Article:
A couple of years ago, as Kaitlyn first started public school, I just about had a nervous breakdown every time there was a substitute teacher. I would walk Kaitlyn to her classroom expecting her teacher to come and let the kids into the room. The bell would ring, and instead of her regular teacher popping her head out, a new face would be waiting to welcome them in. Immediately, I’d get a feeling in the pit in my stomach. Would the substitute teacher have treats in the class? Would she know when to let Kaitlyn go to the office to get checked and dosed for her snack and lunch? Would Kaitlyn go low and the substitute not notice?
Somehow we’ve made it through just fine, and now, I hardly notice when Kaitlyn’s regular teacher is not there. Kaitlyn is so much better about knowing what she can and can’t do on a regular basis. I don’t worry that she’ll eat something without being dosed for it. I don’t worry about her making it to the nurse’s office at mealtimes, and with the help of her continuous glucose monitor (CGM), I don’t worry about her having undetected lows.
Having a substitute teacher is nothing compared to the worry I feel when Kaitlyn has a substitute nurse. Last week, there was one day that neither one of Kaitlyn’s regular nurses was able to be at school. Luckily, the regular nurse’s aide was there in the office and was able to keep an eye on things. When she realized that the substitute nurse was getting rather flustered, she stepped into the other room and called me privately. She told me that I might want to come over to the school, just to make sure everything was OK. I did, and when I checked the history on Kaitlyn’s pump, sure enough, there had been a problem with her lunch bolus.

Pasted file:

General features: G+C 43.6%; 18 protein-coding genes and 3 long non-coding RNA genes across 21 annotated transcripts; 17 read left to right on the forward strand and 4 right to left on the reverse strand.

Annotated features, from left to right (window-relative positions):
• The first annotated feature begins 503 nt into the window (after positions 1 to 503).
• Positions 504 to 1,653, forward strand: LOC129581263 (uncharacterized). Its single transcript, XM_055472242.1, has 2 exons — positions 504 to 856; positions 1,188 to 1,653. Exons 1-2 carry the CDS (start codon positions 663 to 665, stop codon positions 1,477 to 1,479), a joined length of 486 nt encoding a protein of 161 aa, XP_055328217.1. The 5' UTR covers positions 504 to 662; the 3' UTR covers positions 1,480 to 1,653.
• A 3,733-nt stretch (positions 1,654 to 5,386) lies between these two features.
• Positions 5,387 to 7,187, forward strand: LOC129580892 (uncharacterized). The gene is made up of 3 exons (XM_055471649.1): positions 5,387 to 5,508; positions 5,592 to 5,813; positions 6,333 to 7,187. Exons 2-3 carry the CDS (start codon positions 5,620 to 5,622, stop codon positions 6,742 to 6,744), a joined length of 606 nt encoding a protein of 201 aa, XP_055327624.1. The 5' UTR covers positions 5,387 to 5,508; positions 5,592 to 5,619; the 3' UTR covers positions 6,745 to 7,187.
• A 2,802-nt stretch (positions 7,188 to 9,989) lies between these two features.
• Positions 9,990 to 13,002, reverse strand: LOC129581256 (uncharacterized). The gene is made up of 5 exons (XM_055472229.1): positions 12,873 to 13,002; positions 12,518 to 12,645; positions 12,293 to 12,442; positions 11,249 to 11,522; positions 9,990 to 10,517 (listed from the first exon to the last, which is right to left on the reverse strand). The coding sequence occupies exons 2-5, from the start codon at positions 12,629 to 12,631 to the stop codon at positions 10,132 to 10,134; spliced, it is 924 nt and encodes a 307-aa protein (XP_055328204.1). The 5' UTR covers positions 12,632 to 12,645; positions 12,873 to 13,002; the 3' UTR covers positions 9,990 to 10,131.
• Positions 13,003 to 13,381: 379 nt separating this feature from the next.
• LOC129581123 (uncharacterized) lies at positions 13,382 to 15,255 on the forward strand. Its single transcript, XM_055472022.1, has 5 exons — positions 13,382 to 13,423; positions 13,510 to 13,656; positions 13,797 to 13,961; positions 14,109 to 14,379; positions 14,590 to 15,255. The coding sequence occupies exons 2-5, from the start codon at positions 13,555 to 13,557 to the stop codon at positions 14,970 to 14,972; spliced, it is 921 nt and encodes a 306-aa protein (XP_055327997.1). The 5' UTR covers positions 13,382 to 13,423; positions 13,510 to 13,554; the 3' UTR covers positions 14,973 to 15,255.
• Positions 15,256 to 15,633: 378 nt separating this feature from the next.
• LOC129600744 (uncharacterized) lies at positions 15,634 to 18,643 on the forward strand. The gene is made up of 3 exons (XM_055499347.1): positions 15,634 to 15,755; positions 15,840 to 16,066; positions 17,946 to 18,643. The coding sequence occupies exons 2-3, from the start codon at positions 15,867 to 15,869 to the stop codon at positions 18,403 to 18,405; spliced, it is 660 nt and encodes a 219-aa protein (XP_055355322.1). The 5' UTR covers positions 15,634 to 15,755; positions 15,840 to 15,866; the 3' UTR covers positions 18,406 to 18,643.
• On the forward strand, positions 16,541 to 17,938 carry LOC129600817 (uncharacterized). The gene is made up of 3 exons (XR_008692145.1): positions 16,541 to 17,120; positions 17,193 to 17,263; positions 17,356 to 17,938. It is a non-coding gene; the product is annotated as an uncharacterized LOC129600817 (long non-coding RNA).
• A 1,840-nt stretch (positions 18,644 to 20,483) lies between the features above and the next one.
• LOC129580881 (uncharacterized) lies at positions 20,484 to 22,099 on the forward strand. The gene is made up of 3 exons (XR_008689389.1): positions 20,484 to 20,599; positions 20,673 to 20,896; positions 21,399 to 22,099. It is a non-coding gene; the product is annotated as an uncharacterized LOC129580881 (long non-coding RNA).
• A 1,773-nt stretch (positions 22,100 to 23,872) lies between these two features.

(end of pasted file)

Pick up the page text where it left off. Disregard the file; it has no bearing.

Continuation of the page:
I was so grateful to their nurse’s aide who thought to call me. Now we’ll be putting a plan into place with the school for how to work with substitute nurses in the future.
Disclaimer: The experiences and suggestions recounted in these articles are not intended as medical advice, and they are not necessarily the “typical” experiences of families with a child who has type 1 diabetes. These situations are unique to the families depicted. Families should check with their healthcare professionals regarding the treatment of type 1 diabetes and the frequency of blood glucose monitoring. Jen and Kim are real moms of kids with type 1 diabetes and have been compensated for their contributions to this site.